The Berluti story is more than a story of desire for shoes that render a sweet feeling of vertigo---the Berluti rise to stardom is more like a novel filled with risk-taking and in-your-face attitude and perhaps some of the most beautiful (if at certain times delicate) patina-finished shoes in the world.
But on the subject of apparel, ever since LVMH decided to turn Berluti into a global men's brand in 2012, the company has become a dichotomy of a mix of the influence of high-fashion RTW (clothing that many here would only wear on vacation in Manhattan or Miami) and the influence of the acquisition of the iconic Parisian left bank tailoring house of Arnys.
Berluti has all the elements to create something special in their RTW line--funding, talent, an epic background, and the ability to make us lust after their creations.
Lately it looks as though Alessandro Sartori is eventually feeling, for real, the lure of including the finer points of tailoring in parts of his 2014 RTW collection.
I imagine that when developing a RTW line for Berluti, being caught between the influence of the two worlds of high-fashion and traditional tailoring must feel like being forced to choose between two things dear to you like your mother or your spouse. Even so, the decision to acquire Arnys may be a tipping point for influencing a RTW line that can now be a candidate for serious suit aficionados to watch.
It's true that Sartori, former creative director of ZZegna, has taken a few hard hits during his debut as Artistic Director for Berluti by some sartorial purists on various style forums--and you would think a bumpy start in this realm may rattle him, but people who know Alessandro are impressed with the degree of his humility and patience…and his very developed listening skills. And apparently he has been listening to his Arnys collaborators, because his idea of bringing back the elegant white suit (in all its glory) with a vengeance has shaken the tree, and out has fallen an emblematic symbol of what Berluti is all about--crafting something distinctive that is not soon forgotten.
Is Berluti on track? Time will tell, but in the meantime, Berluti has conjured up some breathy lustiness for their take on the Gatsby white suit---a glimmer of the same lustiness that Berluti shoe lovers have come to know OH-so-well.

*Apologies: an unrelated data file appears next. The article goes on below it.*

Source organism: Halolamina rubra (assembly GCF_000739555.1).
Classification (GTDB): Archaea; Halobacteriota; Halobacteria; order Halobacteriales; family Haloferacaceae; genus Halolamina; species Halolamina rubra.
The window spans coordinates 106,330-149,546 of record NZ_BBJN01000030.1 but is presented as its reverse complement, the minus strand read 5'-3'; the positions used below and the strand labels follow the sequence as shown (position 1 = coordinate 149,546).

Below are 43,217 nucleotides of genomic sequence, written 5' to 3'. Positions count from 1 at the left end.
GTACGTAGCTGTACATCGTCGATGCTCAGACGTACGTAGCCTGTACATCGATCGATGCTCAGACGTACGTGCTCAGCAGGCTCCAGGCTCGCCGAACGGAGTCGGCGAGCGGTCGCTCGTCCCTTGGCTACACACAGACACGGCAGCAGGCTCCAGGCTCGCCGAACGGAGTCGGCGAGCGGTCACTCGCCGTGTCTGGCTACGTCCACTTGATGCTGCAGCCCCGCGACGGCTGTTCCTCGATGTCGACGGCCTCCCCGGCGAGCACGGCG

photo by David Hughes
This week, The Telegraph Luxury reported on the 2014 Berluti RTW white suit. In the words of Bill Prince, from The Telegraph:
Legend has it that the late Gunter Sachs, the Opel heir turned industrial-scale lotus-eater, travelled the world with a capsule wardrobe of four pairs of white trousers, six blue shirts and two blazers. After all, what else might a playboy require, apart from the keys to a friend’s Ferrari, or the number of a local helicopter pilot who might be persuaded to hover above the St Tropez home of Brigitte Bardot, and shower it with thousands of red roses (as Sachs famously instructed one such pilot to do)?...
Alessandro Sartori, artistic director at Berluti, has embraced the moment brilliantly, evoking the spezzatura of his Italian upbringing with a collection of single- and double-breasted three-piece suits and tailored white trousers.
Sartori’s brief when he arrived at the storied shoemaker, then undergoing a reimagining by LVMH heir Antoine Arnault into the giga-lux menswear brand it is today, was to find the missing element in the otherwise regally endowed wardrobe of a Berluti customer. His brilliance has been to divine the exact moment where undue formality should give way to an urbane casualness, and he has achieved it this season in bleached cotton drill suits and jackets that give full rein to pure, brilliant white... [above: Two-button Intarsio jacket, £1,980, trousers, £810].
And a nice review of the double-breasted white suit featured in Attitude UK :
Dressing to the tune of a bygone era is a great way of adding an element of fun to the proceedings. We love the 1920s feel from Berluti. Perfect for a summer ceremony in the garden of a stately home.
It can be safe to say that Tom Wolfe, who immortalized the white suit, would approve.
We certainly do.
Sonya Glyn Nicholson, Senior Editor